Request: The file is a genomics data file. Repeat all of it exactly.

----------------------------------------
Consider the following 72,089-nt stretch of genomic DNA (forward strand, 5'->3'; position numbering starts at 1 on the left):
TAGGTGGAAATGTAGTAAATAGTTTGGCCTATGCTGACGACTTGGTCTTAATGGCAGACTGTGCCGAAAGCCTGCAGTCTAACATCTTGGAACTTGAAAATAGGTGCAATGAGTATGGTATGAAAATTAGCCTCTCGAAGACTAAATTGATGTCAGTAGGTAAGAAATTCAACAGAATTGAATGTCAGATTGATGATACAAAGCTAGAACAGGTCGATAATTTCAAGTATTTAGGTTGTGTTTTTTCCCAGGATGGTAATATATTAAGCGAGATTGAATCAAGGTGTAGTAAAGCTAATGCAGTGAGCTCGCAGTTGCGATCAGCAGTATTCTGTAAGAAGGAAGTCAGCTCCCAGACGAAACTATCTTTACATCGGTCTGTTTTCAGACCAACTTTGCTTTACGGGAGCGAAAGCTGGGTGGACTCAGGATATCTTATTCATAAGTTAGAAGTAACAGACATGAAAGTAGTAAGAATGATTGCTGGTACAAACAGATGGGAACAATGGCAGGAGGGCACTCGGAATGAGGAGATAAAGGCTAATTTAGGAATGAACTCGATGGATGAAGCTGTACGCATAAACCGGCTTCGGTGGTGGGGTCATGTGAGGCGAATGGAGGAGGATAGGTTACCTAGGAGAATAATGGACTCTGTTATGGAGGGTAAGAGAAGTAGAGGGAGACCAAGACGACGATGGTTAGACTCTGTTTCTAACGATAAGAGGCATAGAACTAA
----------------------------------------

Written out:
Consider the following 72,089-nt stretch of genomic DNA (forward strand, 5'->3'; position numbering starts at 1 on the left):
TAGGTGGAAATGTAGTAAATAGTTTGGCCTATGCTGACGACTTGGTCTTAATGGCAGACTGTGCCGAAAGCCTGCAGTCTAACATCTTGGAACTTGAAAATAGGTGCAATGAGTATGGTATGAAAATTAGCCTCTCGAAGACTAAATTGATGTCAGTAGGTAAGAAATTCAACAGAATTGAATGTCAGATTGATGATACAAAGCTAGAACAGGTCGATAATTTCAAGTATTTAGGTTGTGTTTTTTCCCAGGATGGTAATATATTAAGCGAGATTGAATCAAGGTGTAGTAAAGCTAATGCAGTGAGCTCGCAGTTGCGATCAGCAGTATTCTGTAAGAAGGAAGTCAGCTCCCAGACGAAACTATCTTTACATCGGTCTGTTTTCAGACCAACTTTGCTTTACGGGAGCGAAAGCTGGGTGGACTCAGGATATCTTATTCATAAGTTAGAAGTAACAGACATGAAAGTAGTAAGAATGATTGCTGGTACAAACAGATGGGAACAATGGCAGGAGGGCACTCGGAATGAGGAGATAAAGGCTAATTTAGGAATGAACTCGATGGATGAAGCTGTACGCATAAACCGGCTTCGGTGGTGGGGTCATGTGAGGCGAATGGAGGAGGATAGGTTACCTAGGAGAATAATGGACTCTGTTATGGAGGGTAAGAGAAGTAGAGGGAGACCAAGACGACGATGGTTAGACTCTGTTTCTAACGATAAGAGGCATAGAACTAA